Apparently a crack poker player, Eisenhower took a big, poker-faced gamble when as President he confronted the Soviet Union, China, and his own saber-rattling generals. Former Newsweek editor at large Thomas explains how his careful strategy paid off-for him and for the world.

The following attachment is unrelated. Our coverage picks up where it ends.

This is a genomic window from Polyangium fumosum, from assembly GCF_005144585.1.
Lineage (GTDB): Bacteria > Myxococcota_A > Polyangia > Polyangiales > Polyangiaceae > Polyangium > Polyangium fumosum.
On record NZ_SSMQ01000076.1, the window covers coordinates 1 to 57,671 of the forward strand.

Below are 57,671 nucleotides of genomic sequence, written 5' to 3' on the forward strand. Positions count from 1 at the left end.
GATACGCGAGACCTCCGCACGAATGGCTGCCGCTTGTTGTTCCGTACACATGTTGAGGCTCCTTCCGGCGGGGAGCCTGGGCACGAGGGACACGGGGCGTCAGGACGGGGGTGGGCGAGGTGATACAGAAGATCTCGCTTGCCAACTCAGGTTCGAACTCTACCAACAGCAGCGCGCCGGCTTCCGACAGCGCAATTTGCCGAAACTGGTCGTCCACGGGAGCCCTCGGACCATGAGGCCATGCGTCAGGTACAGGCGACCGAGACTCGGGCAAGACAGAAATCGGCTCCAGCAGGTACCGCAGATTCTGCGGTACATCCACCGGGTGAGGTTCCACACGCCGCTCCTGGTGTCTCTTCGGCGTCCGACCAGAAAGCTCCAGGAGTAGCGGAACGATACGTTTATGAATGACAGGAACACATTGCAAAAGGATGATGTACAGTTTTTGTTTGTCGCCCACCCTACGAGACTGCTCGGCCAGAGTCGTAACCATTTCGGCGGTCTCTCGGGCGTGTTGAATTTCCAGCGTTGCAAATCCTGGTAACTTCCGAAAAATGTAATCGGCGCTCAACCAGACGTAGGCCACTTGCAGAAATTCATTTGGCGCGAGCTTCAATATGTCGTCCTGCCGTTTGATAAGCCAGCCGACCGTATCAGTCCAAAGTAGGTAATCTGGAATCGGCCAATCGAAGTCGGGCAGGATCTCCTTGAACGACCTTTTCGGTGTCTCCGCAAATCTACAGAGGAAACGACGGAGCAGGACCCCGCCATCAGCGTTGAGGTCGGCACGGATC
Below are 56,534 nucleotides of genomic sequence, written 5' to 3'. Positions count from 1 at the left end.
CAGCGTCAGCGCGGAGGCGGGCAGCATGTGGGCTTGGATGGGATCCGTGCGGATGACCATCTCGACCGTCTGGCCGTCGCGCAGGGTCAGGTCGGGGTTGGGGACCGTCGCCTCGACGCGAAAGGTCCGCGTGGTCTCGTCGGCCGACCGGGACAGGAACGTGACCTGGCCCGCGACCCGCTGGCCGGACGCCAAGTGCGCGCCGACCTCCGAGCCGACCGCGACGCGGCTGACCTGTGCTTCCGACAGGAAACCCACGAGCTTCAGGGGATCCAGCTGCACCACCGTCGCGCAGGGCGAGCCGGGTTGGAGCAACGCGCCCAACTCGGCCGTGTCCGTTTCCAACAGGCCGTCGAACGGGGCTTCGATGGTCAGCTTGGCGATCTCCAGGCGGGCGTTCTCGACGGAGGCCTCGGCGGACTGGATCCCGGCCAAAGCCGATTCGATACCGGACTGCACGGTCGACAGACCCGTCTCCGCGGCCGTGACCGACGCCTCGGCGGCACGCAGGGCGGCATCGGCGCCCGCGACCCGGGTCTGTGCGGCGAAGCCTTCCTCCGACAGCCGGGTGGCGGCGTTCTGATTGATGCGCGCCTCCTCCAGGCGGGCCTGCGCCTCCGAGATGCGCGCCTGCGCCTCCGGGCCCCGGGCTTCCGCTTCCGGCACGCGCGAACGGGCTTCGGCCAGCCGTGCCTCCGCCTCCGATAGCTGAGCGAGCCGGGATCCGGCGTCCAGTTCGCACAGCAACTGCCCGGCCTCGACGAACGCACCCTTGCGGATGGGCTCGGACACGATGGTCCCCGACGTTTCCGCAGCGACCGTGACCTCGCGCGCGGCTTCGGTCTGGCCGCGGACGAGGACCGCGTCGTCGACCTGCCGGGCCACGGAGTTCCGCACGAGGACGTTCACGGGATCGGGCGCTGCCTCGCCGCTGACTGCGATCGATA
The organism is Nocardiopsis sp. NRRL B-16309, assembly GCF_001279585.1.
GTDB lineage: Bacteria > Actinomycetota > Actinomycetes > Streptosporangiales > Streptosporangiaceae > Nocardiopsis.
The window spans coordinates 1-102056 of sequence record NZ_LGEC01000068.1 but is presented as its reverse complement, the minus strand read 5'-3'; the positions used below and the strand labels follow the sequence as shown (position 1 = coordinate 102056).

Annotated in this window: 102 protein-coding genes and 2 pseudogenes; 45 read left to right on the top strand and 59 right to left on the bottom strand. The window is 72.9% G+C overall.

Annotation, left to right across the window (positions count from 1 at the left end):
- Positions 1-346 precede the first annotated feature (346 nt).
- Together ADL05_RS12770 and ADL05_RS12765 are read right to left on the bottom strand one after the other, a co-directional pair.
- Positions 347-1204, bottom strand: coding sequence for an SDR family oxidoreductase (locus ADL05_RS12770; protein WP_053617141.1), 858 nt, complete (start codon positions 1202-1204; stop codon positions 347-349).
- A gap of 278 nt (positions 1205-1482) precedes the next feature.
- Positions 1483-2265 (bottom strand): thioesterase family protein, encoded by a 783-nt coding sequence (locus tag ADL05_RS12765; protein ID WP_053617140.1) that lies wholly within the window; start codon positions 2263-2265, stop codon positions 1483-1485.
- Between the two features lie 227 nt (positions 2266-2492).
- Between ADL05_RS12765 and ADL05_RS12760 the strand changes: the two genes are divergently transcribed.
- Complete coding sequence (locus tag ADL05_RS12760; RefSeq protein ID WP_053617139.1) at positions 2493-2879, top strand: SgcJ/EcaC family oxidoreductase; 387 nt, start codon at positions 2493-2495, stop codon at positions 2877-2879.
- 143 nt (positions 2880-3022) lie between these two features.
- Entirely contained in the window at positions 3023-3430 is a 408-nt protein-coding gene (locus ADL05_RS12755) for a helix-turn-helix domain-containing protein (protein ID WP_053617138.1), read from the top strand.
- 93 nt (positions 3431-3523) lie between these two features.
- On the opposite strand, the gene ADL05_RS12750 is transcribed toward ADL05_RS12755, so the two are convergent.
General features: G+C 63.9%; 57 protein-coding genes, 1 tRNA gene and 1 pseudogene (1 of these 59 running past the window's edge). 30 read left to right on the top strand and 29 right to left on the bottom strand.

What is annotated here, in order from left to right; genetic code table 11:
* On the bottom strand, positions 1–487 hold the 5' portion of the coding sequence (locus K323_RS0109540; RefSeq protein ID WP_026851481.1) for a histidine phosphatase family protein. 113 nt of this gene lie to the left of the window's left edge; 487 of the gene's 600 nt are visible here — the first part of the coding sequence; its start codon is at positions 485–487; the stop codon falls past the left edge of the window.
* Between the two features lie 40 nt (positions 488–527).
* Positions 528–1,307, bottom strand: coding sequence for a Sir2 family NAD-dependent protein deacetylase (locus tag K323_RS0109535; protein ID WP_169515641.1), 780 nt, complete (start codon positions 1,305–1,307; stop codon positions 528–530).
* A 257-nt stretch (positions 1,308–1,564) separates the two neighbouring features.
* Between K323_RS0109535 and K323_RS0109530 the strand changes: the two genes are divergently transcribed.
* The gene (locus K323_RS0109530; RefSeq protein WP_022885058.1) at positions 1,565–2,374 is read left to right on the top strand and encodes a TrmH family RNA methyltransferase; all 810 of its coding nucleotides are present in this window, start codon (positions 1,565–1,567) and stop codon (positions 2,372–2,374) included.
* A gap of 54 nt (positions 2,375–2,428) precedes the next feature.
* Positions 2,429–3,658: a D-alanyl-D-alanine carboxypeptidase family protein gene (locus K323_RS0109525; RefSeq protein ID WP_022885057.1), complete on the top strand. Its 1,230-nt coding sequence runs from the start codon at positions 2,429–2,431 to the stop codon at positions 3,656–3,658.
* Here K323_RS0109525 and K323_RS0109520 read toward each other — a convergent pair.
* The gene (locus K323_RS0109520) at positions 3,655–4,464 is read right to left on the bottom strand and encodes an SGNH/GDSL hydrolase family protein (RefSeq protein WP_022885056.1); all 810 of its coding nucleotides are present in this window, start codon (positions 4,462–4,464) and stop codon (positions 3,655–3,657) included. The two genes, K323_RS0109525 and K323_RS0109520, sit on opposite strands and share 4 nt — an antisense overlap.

Evan Thomass startling account of how the underrated Dwight Eisenhower saved the world from nuclear holocaust. Upon assuming the presidency in 1953, Dwight Eisenhower set about to make good on his campaign promise to end the Korean War. Yet while Eisenhower was quickly viewed by many as a doddering lightweight, behind the bland smile and simple speech was a master tactician. To end the hostilities, Eisenhower would take a colossal risk by bluffing that he might use nuclear weapons against the Communist Chinese, while at the same time restraining his generals and advisors who favored the strikes. Ikes gamble was of such magnitude that there could be but two outcomes: thousands of lives saved, or millions of lives lost. A tense, vivid and revisionist account of a president who was then, and still is today, underestimated, IKES BLUFF is history at its most provocative and thrilling.